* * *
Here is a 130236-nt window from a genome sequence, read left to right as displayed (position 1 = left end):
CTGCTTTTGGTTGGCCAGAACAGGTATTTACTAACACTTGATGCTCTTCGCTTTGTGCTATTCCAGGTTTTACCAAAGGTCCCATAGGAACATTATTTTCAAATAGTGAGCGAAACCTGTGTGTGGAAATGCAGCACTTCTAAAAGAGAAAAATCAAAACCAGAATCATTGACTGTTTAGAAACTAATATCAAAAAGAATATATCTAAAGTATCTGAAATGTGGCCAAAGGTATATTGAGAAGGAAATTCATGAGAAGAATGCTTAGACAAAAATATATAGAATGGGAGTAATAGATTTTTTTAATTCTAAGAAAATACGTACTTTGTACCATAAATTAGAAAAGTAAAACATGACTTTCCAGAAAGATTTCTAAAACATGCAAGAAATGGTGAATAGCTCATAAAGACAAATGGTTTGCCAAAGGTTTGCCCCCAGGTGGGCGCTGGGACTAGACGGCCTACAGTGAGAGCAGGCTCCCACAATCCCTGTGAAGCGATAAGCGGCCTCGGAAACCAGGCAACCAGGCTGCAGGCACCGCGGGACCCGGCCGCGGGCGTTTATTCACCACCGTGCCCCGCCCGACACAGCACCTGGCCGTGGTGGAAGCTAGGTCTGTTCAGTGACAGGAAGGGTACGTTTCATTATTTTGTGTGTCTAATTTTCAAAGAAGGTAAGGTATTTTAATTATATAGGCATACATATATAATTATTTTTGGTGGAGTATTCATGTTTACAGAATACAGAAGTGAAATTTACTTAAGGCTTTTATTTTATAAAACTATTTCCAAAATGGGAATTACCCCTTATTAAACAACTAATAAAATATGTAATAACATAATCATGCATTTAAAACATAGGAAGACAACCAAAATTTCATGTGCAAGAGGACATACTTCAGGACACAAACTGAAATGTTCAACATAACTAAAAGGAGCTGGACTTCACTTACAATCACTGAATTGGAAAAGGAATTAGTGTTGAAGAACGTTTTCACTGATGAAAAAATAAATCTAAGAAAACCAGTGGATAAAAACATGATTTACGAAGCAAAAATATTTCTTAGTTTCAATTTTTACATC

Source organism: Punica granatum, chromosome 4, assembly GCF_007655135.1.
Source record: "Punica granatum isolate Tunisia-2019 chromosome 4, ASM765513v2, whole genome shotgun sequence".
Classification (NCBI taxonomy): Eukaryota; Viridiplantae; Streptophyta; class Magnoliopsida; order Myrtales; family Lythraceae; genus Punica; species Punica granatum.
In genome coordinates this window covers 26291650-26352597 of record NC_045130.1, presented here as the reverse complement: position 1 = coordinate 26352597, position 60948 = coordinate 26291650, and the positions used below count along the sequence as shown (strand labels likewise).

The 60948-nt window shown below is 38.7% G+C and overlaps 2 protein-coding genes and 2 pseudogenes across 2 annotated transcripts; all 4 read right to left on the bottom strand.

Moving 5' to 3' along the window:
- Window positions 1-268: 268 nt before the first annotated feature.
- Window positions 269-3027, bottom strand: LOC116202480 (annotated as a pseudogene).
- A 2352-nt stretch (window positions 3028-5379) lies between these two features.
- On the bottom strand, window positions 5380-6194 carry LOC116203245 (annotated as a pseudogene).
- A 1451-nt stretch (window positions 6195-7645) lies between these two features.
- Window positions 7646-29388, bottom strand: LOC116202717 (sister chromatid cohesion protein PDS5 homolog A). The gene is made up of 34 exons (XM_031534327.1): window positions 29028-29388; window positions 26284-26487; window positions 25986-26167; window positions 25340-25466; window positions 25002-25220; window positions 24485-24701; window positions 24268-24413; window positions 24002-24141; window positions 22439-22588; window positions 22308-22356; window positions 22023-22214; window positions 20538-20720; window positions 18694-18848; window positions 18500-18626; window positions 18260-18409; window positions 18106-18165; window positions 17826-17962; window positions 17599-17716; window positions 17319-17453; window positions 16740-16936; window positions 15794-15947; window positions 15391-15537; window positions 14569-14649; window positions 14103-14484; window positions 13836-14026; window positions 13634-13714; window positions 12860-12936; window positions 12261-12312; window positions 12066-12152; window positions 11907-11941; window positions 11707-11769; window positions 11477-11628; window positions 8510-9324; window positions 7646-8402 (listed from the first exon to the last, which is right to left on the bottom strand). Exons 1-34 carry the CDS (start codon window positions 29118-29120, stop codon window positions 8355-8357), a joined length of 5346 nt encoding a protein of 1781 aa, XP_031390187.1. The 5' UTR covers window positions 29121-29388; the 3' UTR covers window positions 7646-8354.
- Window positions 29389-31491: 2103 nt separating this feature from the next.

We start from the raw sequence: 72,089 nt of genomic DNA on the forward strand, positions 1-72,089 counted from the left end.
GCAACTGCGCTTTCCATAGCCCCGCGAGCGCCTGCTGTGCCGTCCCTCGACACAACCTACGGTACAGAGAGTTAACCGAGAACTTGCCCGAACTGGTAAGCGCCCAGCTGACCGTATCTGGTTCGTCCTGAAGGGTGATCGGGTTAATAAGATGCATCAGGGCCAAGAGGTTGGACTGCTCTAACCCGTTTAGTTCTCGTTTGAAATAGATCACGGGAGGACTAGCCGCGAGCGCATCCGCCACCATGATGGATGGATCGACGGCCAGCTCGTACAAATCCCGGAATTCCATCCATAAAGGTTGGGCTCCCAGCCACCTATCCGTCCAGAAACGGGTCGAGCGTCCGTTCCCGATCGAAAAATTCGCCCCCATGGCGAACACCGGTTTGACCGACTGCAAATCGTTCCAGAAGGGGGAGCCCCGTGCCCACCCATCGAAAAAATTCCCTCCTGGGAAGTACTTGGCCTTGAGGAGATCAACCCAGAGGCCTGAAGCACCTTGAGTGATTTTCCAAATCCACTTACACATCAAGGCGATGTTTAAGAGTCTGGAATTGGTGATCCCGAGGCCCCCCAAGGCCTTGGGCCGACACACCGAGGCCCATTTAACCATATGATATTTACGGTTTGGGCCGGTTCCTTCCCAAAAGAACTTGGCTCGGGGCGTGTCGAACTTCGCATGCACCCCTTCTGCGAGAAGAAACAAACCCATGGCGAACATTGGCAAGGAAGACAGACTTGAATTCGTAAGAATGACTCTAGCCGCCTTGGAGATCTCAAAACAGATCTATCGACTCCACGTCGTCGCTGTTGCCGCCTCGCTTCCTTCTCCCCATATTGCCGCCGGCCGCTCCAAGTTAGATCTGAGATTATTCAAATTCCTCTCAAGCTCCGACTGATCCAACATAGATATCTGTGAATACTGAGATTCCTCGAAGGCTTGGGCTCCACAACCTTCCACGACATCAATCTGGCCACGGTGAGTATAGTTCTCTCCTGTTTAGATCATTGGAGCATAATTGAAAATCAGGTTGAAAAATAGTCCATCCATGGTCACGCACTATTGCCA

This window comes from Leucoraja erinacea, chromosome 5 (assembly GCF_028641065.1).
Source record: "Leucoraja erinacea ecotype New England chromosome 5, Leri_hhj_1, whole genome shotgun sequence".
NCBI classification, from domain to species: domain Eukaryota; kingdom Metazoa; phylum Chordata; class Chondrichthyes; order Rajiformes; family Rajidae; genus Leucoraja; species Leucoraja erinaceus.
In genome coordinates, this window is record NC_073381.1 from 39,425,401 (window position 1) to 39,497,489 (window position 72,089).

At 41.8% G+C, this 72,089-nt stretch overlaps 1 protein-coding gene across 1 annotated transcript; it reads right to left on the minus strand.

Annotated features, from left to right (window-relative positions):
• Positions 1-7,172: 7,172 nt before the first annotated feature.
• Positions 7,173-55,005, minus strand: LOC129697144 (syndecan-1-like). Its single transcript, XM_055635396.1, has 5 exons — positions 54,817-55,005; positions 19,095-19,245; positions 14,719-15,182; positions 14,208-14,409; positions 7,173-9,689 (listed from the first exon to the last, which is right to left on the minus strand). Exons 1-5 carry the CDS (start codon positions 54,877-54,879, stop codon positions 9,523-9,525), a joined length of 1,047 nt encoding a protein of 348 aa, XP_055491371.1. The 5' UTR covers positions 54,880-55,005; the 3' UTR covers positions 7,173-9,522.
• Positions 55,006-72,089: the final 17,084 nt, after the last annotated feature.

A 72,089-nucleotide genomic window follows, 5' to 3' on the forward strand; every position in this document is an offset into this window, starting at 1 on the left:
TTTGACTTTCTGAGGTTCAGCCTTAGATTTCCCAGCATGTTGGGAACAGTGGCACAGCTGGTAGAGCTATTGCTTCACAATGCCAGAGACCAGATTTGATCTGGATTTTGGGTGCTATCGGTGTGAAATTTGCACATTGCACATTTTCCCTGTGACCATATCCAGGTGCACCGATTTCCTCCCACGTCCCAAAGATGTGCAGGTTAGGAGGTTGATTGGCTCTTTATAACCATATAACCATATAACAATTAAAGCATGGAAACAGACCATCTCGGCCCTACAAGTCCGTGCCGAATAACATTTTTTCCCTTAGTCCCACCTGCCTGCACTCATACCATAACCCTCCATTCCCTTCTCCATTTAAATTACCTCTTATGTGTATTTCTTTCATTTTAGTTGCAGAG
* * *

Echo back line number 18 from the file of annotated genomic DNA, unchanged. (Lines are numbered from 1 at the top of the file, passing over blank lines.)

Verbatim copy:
This window comes from Leucoraja erinacea, chromosome 5 (assembly GCF_028641065.1).